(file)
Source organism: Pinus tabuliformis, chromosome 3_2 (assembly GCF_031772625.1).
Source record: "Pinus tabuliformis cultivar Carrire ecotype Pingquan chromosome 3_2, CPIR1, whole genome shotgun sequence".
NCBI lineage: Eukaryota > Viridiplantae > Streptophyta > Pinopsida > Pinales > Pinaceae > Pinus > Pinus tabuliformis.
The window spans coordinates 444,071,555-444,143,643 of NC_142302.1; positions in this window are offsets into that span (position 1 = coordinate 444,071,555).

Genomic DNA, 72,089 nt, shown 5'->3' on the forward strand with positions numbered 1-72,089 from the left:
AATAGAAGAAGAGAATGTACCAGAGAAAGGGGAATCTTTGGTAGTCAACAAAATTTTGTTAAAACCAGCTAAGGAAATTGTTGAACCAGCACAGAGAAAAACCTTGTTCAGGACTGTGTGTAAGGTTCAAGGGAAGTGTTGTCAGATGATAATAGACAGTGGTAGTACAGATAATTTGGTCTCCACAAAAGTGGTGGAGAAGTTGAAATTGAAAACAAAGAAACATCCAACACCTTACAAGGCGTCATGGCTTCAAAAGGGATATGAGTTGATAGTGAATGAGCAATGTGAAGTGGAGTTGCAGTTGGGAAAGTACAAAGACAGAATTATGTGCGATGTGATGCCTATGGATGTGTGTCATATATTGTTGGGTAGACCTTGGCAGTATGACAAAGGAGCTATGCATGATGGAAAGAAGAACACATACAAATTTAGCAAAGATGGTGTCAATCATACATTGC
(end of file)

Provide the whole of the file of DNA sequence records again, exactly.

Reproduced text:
Source organism: Pinus tabuliformis, chromosome 3_2 (assembly GCF_031772625.1).
Source record: "Pinus tabuliformis cultivar Carrire ecotype Pingquan chromosome 3_2, CPIR1, whole genome shotgun sequence".
NCBI lineage: Eukaryota > Viridiplantae > Streptophyta > Pinopsida > Pinales > Pinaceae > Pinus > Pinus tabuliformis.
The window spans coordinates 444,071,555-444,143,643 of NC_142302.1; positions in this window are offsets into that span (position 1 = coordinate 444,071,555).

Genomic DNA, 72,089 nt, shown 5'->3' on the forward strand with positions numbered 1-72,089 from the left:
AATAGAAGAAGAGAATGTACCAGAGAAAGGGGAATCTTTGGTAGTCAACAAAATTTTGTTAAAACCAGCTAAGGAAATTGTTGAACCAGCACAGAGAAAAACCTTGTTCAGGACTGTGTGTAAGGTTCAAGGGAAGTGTTGTCAGATGATAATAGACAGTGGTAGTACAGATAATTTGGTCTCCACAAAAGTGGTGGAGAAGTTGAAATTGAAAACAAAGAAACATCCAACACCTTACAAGGCGTCATGGCTTCAAAAGGGATATGAGTTGATAGTGAATGAGCAATGTGAAGTGGAGTTGCAGTTGGGAAAGTACAAAGACAGAATTATGTGCGATGTGATGCCTATGGATGTGTGTCATATATTGTTGGGTAGACCTTGGCAGTATGACAAAGGAGCTATGCATGATGGAAAGAAGAACACATACAAATTTAGCAAAGATGGTGTCAATCATACATTGC